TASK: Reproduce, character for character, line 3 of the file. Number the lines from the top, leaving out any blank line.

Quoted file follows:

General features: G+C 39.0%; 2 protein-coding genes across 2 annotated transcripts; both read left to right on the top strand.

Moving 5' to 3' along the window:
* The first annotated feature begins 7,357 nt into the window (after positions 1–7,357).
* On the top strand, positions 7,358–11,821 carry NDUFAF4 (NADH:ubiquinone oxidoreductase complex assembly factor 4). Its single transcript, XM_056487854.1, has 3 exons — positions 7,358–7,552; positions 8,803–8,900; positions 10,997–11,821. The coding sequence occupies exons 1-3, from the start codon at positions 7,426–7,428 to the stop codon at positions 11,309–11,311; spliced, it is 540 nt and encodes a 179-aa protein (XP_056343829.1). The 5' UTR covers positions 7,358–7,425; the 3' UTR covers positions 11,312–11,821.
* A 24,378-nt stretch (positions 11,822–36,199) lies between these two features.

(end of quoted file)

* The first annotated feature begins 7,357 nt into the window (after positions 1–7,357).